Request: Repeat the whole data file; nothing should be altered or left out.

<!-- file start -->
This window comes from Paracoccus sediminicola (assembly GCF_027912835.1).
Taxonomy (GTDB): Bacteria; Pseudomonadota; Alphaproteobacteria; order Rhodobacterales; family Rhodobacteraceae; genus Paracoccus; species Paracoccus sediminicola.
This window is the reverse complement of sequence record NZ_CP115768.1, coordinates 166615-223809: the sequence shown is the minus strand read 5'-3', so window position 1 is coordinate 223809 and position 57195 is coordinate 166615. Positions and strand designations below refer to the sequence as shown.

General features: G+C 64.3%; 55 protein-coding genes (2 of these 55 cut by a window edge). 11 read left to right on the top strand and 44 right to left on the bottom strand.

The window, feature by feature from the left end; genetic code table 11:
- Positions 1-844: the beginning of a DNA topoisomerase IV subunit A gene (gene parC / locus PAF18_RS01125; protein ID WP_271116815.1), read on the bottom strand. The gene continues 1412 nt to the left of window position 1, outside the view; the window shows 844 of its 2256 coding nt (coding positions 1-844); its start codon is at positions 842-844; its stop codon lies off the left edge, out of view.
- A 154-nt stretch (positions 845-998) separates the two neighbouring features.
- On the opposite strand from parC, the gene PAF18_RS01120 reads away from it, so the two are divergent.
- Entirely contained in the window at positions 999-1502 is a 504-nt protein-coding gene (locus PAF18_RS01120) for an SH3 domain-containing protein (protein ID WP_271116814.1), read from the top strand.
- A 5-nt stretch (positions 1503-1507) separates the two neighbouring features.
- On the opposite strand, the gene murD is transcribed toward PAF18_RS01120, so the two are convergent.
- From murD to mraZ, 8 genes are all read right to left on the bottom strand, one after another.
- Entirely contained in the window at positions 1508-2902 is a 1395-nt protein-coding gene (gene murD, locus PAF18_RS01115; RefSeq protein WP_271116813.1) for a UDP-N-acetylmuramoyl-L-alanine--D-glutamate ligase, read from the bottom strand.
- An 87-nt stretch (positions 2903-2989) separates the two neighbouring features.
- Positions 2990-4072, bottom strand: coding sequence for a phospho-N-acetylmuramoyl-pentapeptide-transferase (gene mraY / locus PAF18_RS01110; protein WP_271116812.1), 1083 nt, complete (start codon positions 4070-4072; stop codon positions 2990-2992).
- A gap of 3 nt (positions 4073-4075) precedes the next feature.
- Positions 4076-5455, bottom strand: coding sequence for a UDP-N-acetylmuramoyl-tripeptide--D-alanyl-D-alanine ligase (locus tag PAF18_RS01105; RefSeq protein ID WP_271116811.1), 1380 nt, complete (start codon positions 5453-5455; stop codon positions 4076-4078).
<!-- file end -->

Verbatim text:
This window comes from Paracoccus sediminicola (assembly GCF_027912835.1).
Taxonomy (GTDB): Bacteria; Pseudomonadota; Alphaproteobacteria; order Rhodobacterales; family Rhodobacteraceae; genus Paracoccus; species Paracoccus sediminicola.
This window is the reverse complement of sequence record NZ_CP115768.1, coordinates 166615-223809: the sequence shown is the minus strand read 5'-3', so window position 1 is coordinate 223809 and position 57195 is coordinate 166615. Positions and strand designations below refer to the sequence as shown.

General features: G+C 64.3%; 55 protein-coding genes (2 of these 55 cut by a window edge). 11 read left to right on the top strand and 44 right to left on the bottom strand.

The window, feature by feature from the left end; genetic code table 11:
- Positions 1-844: the beginning of a DNA topoisomerase IV subunit A gene (gene parC / locus PAF18_RS01125; protein ID WP_271116815.1), read on the bottom strand. The gene continues 1412 nt to the left of window position 1, outside the view; the window shows 844 of its 2256 coding nt (coding positions 1-844); its start codon is at positions 842-844; its stop codon lies off the left edge, out of view.
- A 154-nt stretch (positions 845-998) separates the two neighbouring features.
- On the opposite strand from parC, the gene PAF18_RS01120 reads away from it, so the two are divergent.
- Entirely contained in the window at positions 999-1502 is a 504-nt protein-coding gene (locus PAF18_RS01120) for an SH3 domain-containing protein (protein ID WP_271116814.1), read from the top strand.
- A 5-nt stretch (positions 1503-1507) separates the two neighbouring features.
- On the opposite strand, the gene murD is transcribed toward PAF18_RS01120, so the two are convergent.
- From murD to mraZ, 8 genes are all read right to left on the bottom strand, one after another.
- Entirely contained in the window at positions 1508-2902 is a 1395-nt protein-coding gene (gene murD, locus PAF18_RS01115; RefSeq protein WP_271116813.1) for a UDP-N-acetylmuramoyl-L-alanine--D-glutamate ligase, read from the bottom strand.
- An 87-nt stretch (positions 2903-2989) separates the two neighbouring features.
- Positions 2990-4072, bottom strand: coding sequence for a phospho-N-acetylmuramoyl-pentapeptide-transferase (gene mraY / locus PAF18_RS01110; protein WP_271116812.1), 1083 nt, complete (start codon positions 4070-4072; stop codon positions 2990-2992).
- A gap of 3 nt (positions 4073-4075) precedes the next feature.
- Positions 4076-5455, bottom strand: coding sequence for a UDP-N-acetylmuramoyl-tripeptide--D-alanyl-D-alanine ligase (locus tag PAF18_RS01105; RefSeq protein ID WP_271116811.1), 1380 nt, complete (start codon positions 5453-5455; stop codon positions 4076-4078).